Ann Francke on CMI’s blueprint for balance

30 August 2016 -


CMI women are relaunching to push for greater gender balance in British business and promote women in management. Here’s the plan…

Ann Francke

CMI’S heritage of advocating for gender balance goes way back to the formation of the Women in Management initiative by Eleanor Macdonald in 1969. This year, Women in Management is relaunching under a new banner, ‘CMI Women’, with a highly engaged committee chaired by our trustee Sue O’Brien, who was a founding member of the Women’s Business Council.

The committee is busy building a ‘blueprint for balance’, which will signpost organisations to best practice in diversity.

Some of you may wonder why CMI – and I – are so vocal on this issue. It’s simple: diversity enhances the delivery of CMI’s mission of better management and leadership.

Gender balance bolsters business results in three important ways, evidenced by research from the likes of KPMG and Harvard University:

  • Improved financials. Better returns on sales and equity; better growth at a micro and macro level;
  • Better culture. Inclusivity boosts employee and customer satisfaction and generates more innovative ideas; and
  • Less risky decision-making. Diversity helps eliminate groupthink (which is at the core of every major business meltdown of the past 20 years).

CMI’s MoralDNA research shows that women bring an ethic of care to the workplace (5% more than men). Adding the more feminine aspects of leadership helps to round out ‘testosterone traits’, producing more balanced business judgments.

So if the evidence is overwhelming, how’s progress?

Well, CMI has been measuring the gender pay gap with XpertHR for more than 40 years, and the results aren’t pretty.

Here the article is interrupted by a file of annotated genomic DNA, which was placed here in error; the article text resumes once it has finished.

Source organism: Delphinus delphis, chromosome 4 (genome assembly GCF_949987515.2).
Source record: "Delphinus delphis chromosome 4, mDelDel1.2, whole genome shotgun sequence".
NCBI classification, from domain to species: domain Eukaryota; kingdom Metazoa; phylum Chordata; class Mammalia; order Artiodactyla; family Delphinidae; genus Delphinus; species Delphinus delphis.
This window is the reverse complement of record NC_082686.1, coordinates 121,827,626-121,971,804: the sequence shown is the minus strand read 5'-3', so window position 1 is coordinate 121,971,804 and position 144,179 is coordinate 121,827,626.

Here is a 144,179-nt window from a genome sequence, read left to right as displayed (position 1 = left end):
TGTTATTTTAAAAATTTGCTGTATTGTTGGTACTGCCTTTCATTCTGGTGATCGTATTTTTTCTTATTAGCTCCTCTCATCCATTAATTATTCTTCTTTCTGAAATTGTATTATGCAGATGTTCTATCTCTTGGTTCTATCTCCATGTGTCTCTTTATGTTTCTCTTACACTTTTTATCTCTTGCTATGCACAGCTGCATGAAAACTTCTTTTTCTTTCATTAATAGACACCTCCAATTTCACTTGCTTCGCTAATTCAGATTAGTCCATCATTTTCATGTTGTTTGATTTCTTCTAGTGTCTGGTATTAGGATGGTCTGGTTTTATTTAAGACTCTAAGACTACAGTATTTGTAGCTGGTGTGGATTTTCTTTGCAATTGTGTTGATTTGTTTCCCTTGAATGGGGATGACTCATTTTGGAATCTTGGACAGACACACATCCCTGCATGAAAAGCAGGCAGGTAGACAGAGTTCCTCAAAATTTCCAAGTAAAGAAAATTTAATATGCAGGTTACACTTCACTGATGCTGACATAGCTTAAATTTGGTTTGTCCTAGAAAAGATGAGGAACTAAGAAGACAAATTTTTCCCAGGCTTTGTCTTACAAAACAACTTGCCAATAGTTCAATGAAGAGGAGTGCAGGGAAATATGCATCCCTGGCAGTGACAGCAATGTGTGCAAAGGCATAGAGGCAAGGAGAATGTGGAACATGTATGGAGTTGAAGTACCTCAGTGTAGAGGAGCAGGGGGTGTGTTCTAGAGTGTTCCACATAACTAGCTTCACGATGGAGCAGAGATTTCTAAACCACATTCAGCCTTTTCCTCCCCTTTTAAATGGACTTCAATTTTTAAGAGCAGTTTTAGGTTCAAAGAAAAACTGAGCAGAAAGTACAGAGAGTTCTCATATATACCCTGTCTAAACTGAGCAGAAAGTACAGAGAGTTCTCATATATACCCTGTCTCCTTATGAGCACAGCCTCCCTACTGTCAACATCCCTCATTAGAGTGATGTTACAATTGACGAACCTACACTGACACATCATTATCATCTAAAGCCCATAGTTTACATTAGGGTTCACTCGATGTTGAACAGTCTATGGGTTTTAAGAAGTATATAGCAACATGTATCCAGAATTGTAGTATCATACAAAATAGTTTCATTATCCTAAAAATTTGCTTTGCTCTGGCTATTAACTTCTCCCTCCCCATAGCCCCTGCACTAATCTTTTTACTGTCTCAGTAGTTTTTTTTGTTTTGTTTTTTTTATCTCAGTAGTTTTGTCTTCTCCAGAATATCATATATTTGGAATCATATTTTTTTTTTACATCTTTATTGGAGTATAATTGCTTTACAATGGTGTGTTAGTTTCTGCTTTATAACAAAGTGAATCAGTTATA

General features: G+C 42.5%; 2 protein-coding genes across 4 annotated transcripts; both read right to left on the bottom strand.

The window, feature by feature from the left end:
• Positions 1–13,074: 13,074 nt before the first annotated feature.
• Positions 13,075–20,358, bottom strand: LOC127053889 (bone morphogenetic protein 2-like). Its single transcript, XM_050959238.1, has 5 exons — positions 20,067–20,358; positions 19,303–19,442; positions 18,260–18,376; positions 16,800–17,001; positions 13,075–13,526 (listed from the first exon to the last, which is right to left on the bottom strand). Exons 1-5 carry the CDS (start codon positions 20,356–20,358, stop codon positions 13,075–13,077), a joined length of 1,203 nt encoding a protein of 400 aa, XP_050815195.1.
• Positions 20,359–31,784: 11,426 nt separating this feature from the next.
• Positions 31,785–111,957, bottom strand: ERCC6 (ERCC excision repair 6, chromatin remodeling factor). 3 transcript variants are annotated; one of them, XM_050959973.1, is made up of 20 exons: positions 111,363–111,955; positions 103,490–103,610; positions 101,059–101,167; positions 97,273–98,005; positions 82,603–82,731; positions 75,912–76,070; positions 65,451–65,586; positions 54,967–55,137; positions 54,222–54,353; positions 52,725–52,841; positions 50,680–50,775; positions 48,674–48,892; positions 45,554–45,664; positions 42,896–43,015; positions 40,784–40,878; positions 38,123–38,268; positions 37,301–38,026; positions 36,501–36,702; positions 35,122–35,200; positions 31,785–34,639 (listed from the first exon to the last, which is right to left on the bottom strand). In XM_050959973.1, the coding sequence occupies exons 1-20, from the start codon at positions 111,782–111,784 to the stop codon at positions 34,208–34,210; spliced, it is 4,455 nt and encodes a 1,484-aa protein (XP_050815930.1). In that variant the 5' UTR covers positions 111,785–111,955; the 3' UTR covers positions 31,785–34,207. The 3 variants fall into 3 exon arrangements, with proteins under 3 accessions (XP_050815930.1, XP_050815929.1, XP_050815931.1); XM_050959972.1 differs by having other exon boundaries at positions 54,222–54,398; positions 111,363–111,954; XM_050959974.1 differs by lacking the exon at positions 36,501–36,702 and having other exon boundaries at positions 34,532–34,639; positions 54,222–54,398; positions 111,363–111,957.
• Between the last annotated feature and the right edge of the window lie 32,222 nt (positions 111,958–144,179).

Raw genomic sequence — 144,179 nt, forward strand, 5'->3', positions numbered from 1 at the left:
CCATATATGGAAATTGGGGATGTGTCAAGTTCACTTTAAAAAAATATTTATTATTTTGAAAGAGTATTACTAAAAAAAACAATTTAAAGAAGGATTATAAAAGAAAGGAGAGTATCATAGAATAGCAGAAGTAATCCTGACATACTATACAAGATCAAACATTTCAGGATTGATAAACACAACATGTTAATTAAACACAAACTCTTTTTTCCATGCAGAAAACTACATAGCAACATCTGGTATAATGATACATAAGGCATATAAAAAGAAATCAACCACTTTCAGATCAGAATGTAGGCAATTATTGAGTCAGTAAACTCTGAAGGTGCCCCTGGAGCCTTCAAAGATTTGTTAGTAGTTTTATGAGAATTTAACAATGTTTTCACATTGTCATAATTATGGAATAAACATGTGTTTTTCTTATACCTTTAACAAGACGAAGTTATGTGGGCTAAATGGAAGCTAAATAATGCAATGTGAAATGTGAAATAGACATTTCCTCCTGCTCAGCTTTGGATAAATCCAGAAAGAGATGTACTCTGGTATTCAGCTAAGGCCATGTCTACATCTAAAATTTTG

Not only is the pay gap alive and well, in the past 10 years it’s even widened among some demographics, such as mature, more senior managers. Stalled progress in pay echoes stalled progress in tackling the female talent pipeline.

Sadly, the talent pipeline looks like a ‘glass pyramid’. There are many more women at the bottom – more than 50% in several sectors, reflecting more women at universities and getting better grades – followed by 40% in the middle ranks; around 20% at director level; and single-digit numbers right at the top.

Pay, not surprisingly, is an inverted glass pyramid, with more or less pay equality at the bottom; a gap of about 22% in the middle; and a staggering 35% at the top.

Progress has been painfully slow on closing the talent pipeline and the pay gap over the past decade. So what works to drive change on this issue?

Drawing on many initiatives around the world, I believe there are four main proven and successful practices.

First, transparency and targets.

What gets measured gets managed, and what gets measured and published gets managed even more. That’s why I applaud the government’s decision to require reporting of the gender pay gap in all organisations of 250-plus employees; and to require reporting by pay quartile, as that will expose the glass pyramid.

The league table will encourage businesses and other organisations to take action. We are very proud to have advised the government in its efforts to define and launch this policy.

Studies show that, when diversity targets get set, tracked and championed at the top, real progress is much more likely. This can also be led by the private sector.